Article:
Nevertheless, Uzbekistan steadily developed into the lone Central Asian powerhouse and the only team from that region that can compete with the AFC’s upper echelon.  The 2011 Asian Cup has taught us to underestimate Uzbekistan at your own risk.  Having said that, I am going to underestimate Uzbekistan again and predict an Australian victory.

The other semifinal pits South Korea and Japan.  Japan is the dominant force of the Asian Cup, having won three of the past five titles.  South Korea, ranked lower by FIFA (for what it’s worth), has the better head-to-head record.  South Korea has not won the Asian Cup since 1960, but in 2002 it came in 4th at the World Cup thanks to the home crowd advantage and extremely dubious officiating.  South Korea has established EPL talent Park Ji-Sung.  Japan has, among others, Shinji Kagawa and potential future star Keisuke Honda.  Neither side has particularly impressed at this tournament save for Japan’s 5-0 humiliation of Saudi Arabia and South Korea’s 4-1 rout of India.  Japan played a more entertaining quarterfinal against Qatar; South Korea eked out a win against a much tougher Iran.  There is a decades-long animosity between the nations of South Korea and Japan which manifests itself in international sports–see the 2010 Winter Olympic battle between women’s figure skaters Kim Yu-Na and Mao Asada, which became a matter of intense national pride.  On the football pitch, they are each other’s fiercest rival (although for obvious historical reasons their rivalry strongly parallels that of Germany and the Netherlands.)  It is hard to pick a winner, but given Japan’s history at the Asian Cup, I will weakly predict a Japan/Australia final.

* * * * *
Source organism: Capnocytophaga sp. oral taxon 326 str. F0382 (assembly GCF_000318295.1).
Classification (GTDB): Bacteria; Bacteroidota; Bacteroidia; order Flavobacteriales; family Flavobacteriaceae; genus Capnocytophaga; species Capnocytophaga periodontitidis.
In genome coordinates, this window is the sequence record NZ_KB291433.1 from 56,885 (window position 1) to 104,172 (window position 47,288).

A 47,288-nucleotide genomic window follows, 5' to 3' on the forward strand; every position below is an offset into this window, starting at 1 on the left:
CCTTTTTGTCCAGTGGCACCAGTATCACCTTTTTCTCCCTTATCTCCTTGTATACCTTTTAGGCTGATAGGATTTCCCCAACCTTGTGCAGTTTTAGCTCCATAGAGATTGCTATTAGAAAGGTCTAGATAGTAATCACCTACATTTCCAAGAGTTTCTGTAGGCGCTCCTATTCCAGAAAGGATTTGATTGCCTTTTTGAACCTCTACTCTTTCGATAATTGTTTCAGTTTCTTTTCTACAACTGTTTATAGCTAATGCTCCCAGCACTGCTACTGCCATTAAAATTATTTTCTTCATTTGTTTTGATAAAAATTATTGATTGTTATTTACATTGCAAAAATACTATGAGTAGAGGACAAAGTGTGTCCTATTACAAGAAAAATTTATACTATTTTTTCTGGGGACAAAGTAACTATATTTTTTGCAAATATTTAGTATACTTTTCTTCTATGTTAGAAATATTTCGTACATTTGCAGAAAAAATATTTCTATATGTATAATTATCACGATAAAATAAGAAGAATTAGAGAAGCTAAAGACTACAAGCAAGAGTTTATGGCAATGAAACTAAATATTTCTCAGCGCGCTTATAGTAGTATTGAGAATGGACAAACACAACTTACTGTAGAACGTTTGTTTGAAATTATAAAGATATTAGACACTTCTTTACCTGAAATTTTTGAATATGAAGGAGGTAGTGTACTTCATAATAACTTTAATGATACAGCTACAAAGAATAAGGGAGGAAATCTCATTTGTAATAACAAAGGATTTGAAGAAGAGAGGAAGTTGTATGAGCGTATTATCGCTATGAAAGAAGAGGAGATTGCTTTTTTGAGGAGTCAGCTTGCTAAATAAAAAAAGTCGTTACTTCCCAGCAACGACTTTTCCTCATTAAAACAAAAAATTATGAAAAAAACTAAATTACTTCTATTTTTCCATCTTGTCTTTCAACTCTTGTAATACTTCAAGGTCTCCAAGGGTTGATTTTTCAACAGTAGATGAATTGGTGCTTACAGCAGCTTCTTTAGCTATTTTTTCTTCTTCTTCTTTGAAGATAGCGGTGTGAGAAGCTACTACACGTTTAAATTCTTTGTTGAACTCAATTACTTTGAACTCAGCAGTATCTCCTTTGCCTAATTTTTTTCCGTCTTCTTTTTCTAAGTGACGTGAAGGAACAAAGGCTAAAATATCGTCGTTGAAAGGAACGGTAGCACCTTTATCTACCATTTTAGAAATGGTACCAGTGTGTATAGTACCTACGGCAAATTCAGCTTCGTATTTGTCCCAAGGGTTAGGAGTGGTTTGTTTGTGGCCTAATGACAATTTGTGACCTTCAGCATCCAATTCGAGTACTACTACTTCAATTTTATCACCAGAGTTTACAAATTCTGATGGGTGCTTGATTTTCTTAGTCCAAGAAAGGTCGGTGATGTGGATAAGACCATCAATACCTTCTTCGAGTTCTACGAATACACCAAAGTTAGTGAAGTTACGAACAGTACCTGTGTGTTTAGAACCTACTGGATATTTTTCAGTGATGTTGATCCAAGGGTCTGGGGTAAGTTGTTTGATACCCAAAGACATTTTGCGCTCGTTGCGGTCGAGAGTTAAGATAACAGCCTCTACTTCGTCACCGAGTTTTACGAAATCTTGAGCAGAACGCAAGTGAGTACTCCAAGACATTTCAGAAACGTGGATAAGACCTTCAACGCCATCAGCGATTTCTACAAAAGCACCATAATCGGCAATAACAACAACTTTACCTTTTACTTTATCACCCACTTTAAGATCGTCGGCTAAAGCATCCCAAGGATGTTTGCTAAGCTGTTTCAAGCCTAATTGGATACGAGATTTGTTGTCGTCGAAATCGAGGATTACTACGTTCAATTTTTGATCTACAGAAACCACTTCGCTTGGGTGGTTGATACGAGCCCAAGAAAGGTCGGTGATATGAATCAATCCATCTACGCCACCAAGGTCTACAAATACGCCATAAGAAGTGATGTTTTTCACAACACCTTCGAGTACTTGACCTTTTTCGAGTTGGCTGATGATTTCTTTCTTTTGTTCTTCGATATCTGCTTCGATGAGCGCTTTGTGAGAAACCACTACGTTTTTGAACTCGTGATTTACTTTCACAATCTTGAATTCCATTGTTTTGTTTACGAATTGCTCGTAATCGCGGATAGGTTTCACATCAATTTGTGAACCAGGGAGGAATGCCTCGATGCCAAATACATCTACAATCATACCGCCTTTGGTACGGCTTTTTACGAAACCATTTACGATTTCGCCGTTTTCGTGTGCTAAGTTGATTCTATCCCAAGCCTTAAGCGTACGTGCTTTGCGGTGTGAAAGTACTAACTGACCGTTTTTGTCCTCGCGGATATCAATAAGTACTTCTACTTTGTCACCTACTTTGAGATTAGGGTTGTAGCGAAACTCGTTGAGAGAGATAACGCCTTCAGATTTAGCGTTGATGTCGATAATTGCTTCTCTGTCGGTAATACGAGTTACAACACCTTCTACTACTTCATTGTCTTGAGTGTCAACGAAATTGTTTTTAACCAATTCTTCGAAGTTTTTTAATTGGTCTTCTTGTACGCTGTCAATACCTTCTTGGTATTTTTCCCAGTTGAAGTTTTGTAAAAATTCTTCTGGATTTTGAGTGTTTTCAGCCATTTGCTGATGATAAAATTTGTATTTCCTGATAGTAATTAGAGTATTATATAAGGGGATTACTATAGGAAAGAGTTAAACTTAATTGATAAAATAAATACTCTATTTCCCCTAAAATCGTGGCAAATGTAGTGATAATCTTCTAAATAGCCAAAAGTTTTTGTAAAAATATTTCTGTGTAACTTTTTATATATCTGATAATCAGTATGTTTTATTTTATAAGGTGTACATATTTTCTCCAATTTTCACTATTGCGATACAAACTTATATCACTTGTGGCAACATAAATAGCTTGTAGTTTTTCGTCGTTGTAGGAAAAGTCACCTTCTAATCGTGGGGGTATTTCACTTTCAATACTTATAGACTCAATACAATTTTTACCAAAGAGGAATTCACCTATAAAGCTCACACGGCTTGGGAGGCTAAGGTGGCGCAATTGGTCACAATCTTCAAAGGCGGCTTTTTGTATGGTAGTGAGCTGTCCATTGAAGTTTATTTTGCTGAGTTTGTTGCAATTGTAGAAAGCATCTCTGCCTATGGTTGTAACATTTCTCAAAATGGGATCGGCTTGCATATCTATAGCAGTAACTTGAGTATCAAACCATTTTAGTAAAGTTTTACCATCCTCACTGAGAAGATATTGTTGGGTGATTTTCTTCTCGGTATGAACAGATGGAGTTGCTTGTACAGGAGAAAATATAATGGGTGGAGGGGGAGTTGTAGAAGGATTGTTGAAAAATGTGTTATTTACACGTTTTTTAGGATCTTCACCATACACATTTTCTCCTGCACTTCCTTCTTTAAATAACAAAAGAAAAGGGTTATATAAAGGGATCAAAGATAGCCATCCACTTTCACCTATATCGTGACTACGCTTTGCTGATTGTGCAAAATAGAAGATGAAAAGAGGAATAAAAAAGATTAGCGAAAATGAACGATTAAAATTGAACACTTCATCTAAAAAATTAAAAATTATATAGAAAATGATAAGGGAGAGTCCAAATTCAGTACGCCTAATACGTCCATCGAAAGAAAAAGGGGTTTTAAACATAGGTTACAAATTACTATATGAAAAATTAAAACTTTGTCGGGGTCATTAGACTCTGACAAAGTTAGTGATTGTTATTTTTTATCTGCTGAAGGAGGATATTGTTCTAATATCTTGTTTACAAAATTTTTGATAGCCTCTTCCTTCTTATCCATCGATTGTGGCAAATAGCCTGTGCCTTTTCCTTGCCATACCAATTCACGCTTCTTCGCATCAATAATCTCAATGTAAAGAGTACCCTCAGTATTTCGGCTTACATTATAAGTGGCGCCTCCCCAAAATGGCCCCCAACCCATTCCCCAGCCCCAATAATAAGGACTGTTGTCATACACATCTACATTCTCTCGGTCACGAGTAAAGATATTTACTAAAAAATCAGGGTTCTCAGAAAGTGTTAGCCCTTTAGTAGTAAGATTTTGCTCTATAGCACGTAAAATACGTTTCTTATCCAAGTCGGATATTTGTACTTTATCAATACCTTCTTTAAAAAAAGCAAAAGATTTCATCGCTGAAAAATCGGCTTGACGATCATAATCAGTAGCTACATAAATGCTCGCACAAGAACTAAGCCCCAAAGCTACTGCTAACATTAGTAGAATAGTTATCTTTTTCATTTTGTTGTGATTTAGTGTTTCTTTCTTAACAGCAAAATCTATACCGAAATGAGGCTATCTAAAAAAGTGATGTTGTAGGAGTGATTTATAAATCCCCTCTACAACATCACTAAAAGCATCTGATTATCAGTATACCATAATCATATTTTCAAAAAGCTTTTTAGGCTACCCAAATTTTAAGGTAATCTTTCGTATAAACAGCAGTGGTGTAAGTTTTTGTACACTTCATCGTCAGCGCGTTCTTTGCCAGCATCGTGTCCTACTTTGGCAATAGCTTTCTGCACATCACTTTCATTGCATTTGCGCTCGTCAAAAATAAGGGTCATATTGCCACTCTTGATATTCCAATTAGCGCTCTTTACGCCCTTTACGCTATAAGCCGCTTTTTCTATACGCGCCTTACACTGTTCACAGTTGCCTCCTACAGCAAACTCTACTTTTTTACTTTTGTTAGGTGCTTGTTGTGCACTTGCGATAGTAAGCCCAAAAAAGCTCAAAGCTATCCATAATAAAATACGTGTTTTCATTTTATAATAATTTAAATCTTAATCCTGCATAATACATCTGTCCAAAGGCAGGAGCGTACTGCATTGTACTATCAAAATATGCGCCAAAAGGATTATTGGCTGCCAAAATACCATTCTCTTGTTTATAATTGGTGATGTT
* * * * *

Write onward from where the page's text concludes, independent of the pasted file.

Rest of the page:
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The Four Nations women’s tournament has begun, and it is not a happy beginning for the US Women’s National Team.  They lost 2-1 to Sweden, a group stage opponent at the World Cup this summer.  Worse, the USWNT lost despite holding a 1-0 lead–the first time the USNWT lost a match it had led since March 2002.  Canada edged past China 3-2 in the other match.